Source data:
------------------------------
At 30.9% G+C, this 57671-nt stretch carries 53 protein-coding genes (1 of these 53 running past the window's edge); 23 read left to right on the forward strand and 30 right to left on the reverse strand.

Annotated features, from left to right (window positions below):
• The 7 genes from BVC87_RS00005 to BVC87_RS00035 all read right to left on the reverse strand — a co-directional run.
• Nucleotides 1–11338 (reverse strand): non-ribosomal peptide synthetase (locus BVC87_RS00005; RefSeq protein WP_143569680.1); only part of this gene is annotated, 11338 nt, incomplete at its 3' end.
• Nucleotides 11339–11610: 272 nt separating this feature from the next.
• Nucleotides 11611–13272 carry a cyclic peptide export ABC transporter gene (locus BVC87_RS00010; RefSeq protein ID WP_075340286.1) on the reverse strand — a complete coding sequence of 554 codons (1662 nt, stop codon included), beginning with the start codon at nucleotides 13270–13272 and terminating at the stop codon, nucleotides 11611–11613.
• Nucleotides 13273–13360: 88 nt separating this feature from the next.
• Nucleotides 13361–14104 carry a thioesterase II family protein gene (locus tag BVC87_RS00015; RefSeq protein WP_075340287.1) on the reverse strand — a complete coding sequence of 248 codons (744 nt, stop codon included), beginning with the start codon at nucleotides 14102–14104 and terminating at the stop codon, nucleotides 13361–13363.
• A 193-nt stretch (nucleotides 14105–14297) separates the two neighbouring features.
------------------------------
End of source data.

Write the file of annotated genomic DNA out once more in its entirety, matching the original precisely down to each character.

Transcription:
At 30.9% G+C, this 57671-nt stretch carries 53 protein-coding genes (1 of these 53 running past the window's edge); 23 read left to right on the forward strand and 30 right to left on the reverse strand.

Annotated features, from left to right (window positions below):
• The 7 genes from BVC87_RS00005 to BVC87_RS00035 all read right to left on the reverse strand — a co-directional run.
• Nucleotides 1–11338 (reverse strand): non-ribosomal peptide synthetase (locus BVC87_RS00005; RefSeq protein WP_143569680.1); only part of this gene is annotated, 11338 nt, incomplete at its 3' end.
• Nucleotides 11339–11610: 272 nt separating this feature from the next.
• Nucleotides 11611–13272 carry a cyclic peptide export ABC transporter gene (locus BVC87_RS00010; RefSeq protein ID WP_075340286.1) on the reverse strand — a complete coding sequence of 554 codons (1662 nt, stop codon included), beginning with the start codon at nucleotides 13270–13272 and terminating at the stop codon, nucleotides 11611–11613.
• Nucleotides 13273–13360: 88 nt separating this feature from the next.
• Nucleotides 13361–14104 carry a thioesterase II family protein gene (locus tag BVC87_RS00015; RefSeq protein WP_075340287.1) on the reverse strand — a complete coding sequence of 248 codons (744 nt, stop codon included), beginning with the start codon at nucleotides 14102–14104 and terminating at the stop codon, nucleotides 13361–13363.
• A 193-nt stretch (nucleotides 14105–14297) separates the two neighbouring features.